One late afternoon, I stumbled around lost in the woods near our house, slightly loopy from too much wine. With a cold, darkening sky overhead, I had an idea of where the house was but could no longer find a break in the thick brush to reach it. The dogs had already headed home, expecting their dinner. Fear crept in and I batted away ominous thoughts of how wrong this could go, and how ridiculous it would be to need rescue so close to my home simply because I couldn’t find it. The fear surprised me too. Grief makes you feel invincible because the misery removes any caution over what might happen next. But Sadie came back for me, making certain I was safe, guiding me home. Lucy, I suspect, was too swayed by the anticipation of her dinner to think of my dilemma. Dogs, like humans, have their limitations.

The dogs’ evening meal—like the morning meal, the twice-daily walks, the adherence to routine—provided me with grounding purpose. The simplicity and familiarity of their needs and reliance on me proved just the small amount of daily activity that kept me going. While grievers want nothing but to stay in bed until it’s all over, the small activities of living are what lead us back to humanity. I read about a friend’s suggestion to a grieving woman to simply open her curtains every morning. That small task led to her getting in and out of bed twice a day to open and then close them. Soon she went out the door for a walk; then a slow return to life. The dogs made certain there was no choice involved for me. Even when I resented it, I still had to act.

Lucy made it most evident that these animals I lived with kept me hanging on to a snippet of sanity. Her keen perception, solid presence, and appreciative heart became substitutes for the company of a human in my home. I was not so all alone. Her entry into my heart just as Bill left reminded me of the familiar phrase “When one door closes, another opens.” At that time, she wasn’t the companion I really wanted, but I accepted that I couldn’t have my husband back. My place without him now was certain, but the silent loneliness in the house would have been unbearable without Lucy as the stand-in I slowly came to appreciate.

In younger years, I’d decided not to have children. This, combined with marriages that didn’t stay the course, might always return me to myself…alone. Maybe I’d been brave in this choice, some might say foolish, but there was never a strong enough tug toward motherhood to raise a child, and I wasn’t about to do it as security against loneliness and old age. Dogs seemed meant for just such a life. They could see me to the end. I could be certain, in an uncertain world, of always having a tremendous source of comfort and companionship by simply walking into a shelter and finding the next dog who wanted to go home with me.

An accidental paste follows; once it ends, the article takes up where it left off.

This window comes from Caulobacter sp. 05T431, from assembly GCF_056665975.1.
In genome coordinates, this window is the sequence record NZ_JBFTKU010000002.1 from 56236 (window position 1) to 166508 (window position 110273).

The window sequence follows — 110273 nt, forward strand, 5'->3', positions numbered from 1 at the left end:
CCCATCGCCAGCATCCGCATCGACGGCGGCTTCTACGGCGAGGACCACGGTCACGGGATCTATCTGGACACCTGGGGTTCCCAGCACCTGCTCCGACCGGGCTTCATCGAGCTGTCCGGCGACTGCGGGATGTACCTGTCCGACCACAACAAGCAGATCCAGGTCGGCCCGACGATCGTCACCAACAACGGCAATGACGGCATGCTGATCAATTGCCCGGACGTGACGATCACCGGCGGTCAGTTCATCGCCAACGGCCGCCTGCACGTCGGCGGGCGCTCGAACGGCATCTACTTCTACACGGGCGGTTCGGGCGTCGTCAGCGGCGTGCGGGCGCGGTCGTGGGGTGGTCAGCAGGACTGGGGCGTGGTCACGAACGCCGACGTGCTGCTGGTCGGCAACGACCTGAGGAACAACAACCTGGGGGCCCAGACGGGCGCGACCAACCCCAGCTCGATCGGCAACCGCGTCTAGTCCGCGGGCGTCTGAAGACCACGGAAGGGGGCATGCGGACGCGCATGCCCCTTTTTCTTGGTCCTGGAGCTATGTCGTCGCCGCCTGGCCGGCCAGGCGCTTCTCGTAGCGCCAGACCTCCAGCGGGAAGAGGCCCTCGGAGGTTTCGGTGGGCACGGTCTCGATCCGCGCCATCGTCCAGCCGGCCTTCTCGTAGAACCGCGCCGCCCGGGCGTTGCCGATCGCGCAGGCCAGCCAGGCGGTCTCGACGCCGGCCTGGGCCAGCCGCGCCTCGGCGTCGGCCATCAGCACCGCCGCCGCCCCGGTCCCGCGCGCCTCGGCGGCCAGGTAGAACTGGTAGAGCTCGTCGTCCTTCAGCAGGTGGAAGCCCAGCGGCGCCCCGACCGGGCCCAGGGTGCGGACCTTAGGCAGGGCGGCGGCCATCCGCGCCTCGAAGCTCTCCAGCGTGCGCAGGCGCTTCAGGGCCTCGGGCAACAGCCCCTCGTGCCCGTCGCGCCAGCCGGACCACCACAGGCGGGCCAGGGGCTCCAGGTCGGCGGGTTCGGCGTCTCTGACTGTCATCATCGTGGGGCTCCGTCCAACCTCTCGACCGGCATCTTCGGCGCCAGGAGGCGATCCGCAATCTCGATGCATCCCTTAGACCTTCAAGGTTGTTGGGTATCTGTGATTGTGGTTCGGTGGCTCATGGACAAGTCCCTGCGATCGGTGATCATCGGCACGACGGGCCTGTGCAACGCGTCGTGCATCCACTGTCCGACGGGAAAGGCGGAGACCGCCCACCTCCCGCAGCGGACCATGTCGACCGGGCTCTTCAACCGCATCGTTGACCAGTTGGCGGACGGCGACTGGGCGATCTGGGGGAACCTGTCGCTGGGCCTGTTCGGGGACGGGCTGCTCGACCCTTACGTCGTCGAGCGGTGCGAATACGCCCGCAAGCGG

None of us was faring well. Chip developed a persistent skin infection, and Sadie anxiously barked at every leaf that fell. I wondered whether grief or fear about my odd behavior was affecting them. I needed them to be healthy now; their importance to my survival was invaluable. My concern for them made me aware of how similar our needs were: companionship, giving and receiving care, joy, exploring our curiosities, hunkering down together in restful safety.

That day, as Lucy watched me cry, I saw the depth of emotion in her eyes, the understanding and compassion. This same sensitivity is what saved her from a cold, hard life in a pen. She was different from her siblings, and that difference—useless to hunters—provided her with a warm, loving life. I don’t know what she assessed of the situation, or any grief she may have had of her own for this man who saved her, but it was clear she sensed my struggle and was concerned about it. Lucy, with her own tragic past, seemed to have developed not only resiliency from her experience, but compassion for others because of that experience. I leaned on her strength many times when I needed someone to cry on, and found great comfort in her calming, solid presence.

I live now with a fear of being left again, of returning to grief, to the void that loneliness sends me. I’ve come to think of it as a kind of PTSD as a result of grieving. I’ve tried reasoning that perhaps I’ll die first this time, rather than my new husband, but there’s no swatting away this fear. Instead, I find myself planning for grief’s unwelcome return in many small ways, trying to stay aware and learning to do the things my husband does for our home, so that when it’s his turn to leave me, I’ll know how to operate the truck, unload trash at the dump, run the mower, direct plumbers to the well, know the source of the noise in the middle of the night. None of these things—as I well know—will be important to me if I’m widowed again, but I try to control what I can. While I may not always be able to share the gift of human companionship, I can count on enjoying the comfort of a dog or two by my side. This creature who’d also been abandoned taught me the exceptional abilities that animals have to cross species boundaries and support us in our shared emotional terrain.

Thank you, Lucy.

Trevy Thomas’s work has appeared or is forthcoming in The Doctor T. J. Eckleburg Review, The Coachella Review, 2017 River Tides anthology, and Woodwork magazine, as well as at various websites. She has attended writing classes and workshops, including one led by author Dani Shapiro. Trevy lives in Virginia with her husband and four dogs.